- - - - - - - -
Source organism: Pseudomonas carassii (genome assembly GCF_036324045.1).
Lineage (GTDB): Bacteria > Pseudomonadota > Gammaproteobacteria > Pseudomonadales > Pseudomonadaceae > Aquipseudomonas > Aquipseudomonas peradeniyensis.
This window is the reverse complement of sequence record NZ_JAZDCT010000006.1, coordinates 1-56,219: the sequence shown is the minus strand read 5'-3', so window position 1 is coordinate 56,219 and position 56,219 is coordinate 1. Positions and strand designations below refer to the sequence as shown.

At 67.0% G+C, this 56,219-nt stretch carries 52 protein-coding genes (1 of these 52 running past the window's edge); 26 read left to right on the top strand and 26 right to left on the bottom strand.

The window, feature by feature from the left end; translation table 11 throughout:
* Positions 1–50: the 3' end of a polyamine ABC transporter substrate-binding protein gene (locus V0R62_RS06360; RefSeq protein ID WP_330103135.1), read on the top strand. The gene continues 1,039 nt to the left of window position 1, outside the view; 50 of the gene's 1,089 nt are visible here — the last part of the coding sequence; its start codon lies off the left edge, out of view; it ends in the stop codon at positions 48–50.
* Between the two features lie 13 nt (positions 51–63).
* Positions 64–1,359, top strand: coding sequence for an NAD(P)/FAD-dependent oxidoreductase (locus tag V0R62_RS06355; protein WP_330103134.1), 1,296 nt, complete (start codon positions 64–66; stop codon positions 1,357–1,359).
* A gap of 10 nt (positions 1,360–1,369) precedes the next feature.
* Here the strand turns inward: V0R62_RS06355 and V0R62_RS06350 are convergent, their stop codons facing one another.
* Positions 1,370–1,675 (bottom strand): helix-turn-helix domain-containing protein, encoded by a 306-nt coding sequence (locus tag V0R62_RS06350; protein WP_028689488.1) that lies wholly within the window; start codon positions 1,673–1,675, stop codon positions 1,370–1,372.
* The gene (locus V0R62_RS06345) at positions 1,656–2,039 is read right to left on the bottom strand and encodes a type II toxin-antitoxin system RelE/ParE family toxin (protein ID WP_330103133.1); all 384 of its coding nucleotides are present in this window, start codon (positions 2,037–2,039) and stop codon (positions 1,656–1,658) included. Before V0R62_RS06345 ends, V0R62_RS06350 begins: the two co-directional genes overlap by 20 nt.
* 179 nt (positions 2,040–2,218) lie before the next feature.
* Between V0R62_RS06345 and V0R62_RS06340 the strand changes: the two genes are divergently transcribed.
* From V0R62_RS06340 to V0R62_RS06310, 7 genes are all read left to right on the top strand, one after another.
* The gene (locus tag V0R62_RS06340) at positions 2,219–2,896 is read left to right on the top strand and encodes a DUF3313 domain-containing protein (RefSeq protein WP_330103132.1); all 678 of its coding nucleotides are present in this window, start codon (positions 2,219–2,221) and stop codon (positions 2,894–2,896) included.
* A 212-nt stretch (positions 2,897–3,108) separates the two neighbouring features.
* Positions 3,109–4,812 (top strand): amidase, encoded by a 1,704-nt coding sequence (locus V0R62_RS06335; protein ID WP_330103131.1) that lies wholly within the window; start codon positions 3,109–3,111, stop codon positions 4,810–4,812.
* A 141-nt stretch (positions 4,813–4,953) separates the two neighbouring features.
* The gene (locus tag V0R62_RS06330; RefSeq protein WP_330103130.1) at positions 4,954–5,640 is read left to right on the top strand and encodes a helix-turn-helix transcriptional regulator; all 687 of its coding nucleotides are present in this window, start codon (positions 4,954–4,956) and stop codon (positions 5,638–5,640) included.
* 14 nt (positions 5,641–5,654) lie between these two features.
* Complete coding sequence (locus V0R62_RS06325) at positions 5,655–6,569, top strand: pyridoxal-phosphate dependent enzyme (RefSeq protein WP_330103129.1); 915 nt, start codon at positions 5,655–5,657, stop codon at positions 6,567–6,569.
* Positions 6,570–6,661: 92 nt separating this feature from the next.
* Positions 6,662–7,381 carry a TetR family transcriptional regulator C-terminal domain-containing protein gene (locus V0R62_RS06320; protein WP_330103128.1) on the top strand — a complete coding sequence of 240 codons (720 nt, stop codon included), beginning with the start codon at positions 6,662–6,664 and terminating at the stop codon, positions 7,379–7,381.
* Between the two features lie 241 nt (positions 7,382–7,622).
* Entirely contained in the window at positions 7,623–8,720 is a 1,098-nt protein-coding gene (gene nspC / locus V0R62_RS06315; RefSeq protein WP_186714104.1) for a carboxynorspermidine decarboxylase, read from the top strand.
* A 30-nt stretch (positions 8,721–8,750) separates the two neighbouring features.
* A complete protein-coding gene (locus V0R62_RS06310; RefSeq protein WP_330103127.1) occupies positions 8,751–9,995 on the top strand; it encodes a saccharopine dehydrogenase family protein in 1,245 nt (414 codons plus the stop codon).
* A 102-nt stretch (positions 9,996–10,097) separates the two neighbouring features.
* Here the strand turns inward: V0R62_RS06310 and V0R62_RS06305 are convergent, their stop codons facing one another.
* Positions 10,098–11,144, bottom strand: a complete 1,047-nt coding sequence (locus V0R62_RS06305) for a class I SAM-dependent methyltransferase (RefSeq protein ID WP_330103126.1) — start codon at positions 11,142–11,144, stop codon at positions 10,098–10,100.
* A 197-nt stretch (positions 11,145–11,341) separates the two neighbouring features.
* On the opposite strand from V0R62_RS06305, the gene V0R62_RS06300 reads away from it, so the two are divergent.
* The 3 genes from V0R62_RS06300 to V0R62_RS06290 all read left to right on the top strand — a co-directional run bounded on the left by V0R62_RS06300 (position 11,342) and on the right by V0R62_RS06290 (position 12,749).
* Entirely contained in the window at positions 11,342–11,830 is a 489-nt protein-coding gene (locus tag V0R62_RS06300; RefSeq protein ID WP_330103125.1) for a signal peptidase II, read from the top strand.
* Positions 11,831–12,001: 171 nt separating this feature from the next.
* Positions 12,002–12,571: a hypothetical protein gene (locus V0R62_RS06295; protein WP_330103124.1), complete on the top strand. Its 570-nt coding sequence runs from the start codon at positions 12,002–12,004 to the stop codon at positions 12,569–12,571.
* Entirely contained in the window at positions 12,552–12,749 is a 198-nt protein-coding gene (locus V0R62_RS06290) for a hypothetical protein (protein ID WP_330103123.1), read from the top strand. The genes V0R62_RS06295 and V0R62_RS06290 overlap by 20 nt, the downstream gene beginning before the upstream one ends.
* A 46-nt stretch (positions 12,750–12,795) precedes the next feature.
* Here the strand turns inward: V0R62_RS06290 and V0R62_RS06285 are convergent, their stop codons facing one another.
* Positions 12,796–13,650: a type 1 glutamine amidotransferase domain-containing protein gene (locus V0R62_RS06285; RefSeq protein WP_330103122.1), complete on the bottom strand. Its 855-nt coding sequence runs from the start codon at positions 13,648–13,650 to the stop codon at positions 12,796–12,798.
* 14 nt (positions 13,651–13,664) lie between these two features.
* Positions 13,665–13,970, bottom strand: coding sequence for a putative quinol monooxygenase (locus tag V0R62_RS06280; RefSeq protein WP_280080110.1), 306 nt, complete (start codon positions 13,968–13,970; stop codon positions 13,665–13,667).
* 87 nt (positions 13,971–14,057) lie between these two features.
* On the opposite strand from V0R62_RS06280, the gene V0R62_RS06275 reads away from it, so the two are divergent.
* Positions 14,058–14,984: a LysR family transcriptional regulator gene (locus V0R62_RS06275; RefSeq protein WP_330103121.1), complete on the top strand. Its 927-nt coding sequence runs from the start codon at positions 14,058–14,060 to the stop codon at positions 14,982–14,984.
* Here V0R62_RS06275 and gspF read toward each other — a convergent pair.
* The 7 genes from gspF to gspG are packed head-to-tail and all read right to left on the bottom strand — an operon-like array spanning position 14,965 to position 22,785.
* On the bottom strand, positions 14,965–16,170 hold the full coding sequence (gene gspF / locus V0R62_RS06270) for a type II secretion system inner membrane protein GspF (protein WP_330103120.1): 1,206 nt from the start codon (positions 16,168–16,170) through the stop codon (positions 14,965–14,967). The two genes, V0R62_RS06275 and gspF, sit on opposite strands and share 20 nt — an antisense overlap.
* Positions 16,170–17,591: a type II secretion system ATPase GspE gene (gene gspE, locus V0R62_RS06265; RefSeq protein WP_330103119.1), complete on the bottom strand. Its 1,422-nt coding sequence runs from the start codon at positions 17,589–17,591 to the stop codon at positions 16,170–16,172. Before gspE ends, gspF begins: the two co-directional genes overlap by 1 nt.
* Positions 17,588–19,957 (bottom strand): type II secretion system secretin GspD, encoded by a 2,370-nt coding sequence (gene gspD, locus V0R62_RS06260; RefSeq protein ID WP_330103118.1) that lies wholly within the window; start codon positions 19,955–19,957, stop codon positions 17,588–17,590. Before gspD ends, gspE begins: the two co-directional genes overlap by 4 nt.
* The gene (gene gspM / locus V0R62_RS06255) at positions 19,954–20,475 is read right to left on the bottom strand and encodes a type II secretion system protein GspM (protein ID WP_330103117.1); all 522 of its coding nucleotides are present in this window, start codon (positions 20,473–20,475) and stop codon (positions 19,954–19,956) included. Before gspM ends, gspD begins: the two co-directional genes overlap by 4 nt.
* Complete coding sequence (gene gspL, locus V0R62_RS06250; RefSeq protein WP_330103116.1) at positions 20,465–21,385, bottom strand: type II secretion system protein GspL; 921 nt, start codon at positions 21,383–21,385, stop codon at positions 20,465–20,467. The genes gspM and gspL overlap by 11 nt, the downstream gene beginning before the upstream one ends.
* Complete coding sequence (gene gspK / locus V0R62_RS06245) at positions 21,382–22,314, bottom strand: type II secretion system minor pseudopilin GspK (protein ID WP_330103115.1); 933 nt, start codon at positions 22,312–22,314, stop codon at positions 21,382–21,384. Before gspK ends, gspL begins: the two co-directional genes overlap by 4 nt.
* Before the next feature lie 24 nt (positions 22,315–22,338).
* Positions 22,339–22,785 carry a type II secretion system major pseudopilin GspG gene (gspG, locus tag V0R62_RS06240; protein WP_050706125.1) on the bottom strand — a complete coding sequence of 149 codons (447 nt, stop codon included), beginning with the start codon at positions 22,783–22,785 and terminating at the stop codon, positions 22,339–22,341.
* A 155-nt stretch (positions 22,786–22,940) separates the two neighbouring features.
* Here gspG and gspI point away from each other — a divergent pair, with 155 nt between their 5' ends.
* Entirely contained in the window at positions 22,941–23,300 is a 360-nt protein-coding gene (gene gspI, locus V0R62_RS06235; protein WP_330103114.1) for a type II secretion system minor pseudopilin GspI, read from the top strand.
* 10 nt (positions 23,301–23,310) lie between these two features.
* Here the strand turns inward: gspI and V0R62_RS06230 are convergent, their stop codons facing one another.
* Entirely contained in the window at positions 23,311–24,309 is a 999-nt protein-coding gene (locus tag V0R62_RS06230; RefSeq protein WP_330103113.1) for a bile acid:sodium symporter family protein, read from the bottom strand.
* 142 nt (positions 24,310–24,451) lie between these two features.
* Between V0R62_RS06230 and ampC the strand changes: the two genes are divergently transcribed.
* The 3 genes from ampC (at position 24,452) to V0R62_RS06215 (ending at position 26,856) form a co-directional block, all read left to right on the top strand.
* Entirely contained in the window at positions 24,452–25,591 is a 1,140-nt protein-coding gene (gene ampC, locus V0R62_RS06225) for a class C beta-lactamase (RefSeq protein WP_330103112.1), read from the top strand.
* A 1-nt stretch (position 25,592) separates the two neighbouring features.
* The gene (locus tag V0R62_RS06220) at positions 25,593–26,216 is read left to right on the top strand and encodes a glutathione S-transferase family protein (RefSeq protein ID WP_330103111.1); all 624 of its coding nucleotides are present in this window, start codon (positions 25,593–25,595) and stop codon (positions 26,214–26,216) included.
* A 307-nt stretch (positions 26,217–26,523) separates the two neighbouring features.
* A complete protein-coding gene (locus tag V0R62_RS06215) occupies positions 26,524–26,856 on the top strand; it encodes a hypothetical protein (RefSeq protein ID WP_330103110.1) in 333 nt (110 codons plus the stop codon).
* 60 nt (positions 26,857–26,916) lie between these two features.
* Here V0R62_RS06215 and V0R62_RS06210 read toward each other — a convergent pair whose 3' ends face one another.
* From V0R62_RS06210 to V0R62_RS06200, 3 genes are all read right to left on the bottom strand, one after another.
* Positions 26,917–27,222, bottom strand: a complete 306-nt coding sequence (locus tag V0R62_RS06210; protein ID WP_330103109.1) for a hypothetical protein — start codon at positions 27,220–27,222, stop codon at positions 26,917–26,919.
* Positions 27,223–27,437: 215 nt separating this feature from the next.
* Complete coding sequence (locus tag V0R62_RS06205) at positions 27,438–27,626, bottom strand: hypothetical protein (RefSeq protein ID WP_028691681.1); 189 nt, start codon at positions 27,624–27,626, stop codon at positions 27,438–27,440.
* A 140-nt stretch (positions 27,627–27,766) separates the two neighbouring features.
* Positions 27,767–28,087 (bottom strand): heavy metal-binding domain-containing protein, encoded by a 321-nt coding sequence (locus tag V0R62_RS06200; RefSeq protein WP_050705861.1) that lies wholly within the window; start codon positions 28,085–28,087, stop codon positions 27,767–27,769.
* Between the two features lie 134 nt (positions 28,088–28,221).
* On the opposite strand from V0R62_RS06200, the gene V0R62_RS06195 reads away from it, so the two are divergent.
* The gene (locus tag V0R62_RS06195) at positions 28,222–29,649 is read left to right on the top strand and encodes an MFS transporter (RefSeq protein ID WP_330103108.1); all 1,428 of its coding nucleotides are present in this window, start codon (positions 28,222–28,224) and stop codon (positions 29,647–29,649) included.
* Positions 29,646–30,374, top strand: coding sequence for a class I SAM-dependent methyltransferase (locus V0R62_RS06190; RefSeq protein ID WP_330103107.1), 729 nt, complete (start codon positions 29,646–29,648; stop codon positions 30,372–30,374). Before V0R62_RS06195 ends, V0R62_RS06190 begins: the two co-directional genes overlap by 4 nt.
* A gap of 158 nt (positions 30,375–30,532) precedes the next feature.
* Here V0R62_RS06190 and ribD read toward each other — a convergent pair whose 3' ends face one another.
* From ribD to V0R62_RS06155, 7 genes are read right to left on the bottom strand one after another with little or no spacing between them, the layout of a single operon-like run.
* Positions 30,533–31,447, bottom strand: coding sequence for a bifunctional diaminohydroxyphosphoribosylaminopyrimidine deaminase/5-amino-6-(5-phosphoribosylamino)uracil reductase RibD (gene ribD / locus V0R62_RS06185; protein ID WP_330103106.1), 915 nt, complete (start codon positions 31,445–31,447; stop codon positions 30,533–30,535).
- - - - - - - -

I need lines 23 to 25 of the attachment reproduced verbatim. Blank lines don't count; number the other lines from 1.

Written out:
* Positions 6,570–6,661: 92 nt separating this feature from the next.
* Positions 6,662–7,381 carry a TetR family transcriptional regulator C-terminal domain-containing protein gene (locus V0R62_RS06320; protein WP_330103128.1) on the top strand — a complete coding sequence of 240 codons (720 nt, stop codon included), beginning with the start codon at positions 6,662–6,664 and terminating at the stop codon, positions 7,379–7,381.
* Between the two features lie 241 nt (positions 7,382–7,622).